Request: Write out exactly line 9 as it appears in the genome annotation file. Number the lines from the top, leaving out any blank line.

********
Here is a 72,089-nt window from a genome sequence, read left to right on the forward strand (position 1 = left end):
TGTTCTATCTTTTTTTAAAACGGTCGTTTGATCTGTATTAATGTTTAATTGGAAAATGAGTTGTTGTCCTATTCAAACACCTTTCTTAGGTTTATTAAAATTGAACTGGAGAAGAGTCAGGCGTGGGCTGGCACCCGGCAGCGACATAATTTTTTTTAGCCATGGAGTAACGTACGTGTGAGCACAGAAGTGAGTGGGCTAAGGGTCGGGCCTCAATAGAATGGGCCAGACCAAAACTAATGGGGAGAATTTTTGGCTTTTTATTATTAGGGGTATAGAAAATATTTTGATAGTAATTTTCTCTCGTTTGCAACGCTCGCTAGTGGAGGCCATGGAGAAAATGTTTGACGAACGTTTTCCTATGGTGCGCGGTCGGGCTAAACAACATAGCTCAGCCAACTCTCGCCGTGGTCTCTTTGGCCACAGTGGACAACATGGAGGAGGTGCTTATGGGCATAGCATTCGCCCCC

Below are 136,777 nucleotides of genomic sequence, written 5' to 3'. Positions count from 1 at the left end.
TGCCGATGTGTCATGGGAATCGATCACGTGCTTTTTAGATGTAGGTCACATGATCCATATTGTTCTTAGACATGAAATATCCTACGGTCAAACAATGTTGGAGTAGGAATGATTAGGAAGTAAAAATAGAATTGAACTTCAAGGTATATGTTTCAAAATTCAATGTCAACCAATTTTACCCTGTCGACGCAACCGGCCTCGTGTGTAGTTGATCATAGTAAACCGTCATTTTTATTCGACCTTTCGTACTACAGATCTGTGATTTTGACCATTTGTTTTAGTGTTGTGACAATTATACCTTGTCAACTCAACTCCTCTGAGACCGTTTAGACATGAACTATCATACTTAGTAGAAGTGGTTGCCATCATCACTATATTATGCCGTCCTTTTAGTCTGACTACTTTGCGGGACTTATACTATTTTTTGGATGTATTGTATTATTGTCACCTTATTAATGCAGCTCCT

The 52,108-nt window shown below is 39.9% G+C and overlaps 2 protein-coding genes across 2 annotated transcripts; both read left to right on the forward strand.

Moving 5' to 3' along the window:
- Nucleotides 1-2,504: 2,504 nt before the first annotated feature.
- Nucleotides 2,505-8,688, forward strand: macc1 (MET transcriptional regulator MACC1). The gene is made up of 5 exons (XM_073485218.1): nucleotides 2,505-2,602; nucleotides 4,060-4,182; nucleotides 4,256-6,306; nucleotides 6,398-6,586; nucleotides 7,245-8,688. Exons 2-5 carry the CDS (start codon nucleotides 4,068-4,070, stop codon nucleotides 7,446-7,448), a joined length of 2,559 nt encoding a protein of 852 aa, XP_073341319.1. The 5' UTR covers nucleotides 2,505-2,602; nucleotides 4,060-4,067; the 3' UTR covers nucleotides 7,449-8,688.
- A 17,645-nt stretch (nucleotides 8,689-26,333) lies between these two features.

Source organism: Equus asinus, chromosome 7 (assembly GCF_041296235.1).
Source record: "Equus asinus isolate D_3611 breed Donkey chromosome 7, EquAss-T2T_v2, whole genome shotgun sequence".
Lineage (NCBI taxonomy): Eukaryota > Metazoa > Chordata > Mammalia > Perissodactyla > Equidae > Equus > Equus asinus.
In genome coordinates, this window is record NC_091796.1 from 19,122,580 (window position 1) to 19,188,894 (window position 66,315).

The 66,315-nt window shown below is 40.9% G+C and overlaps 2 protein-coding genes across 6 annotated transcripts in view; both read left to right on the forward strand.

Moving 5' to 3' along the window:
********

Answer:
- A 17,645-nt stretch (nucleotides 8,689-26,333) lies between these two features.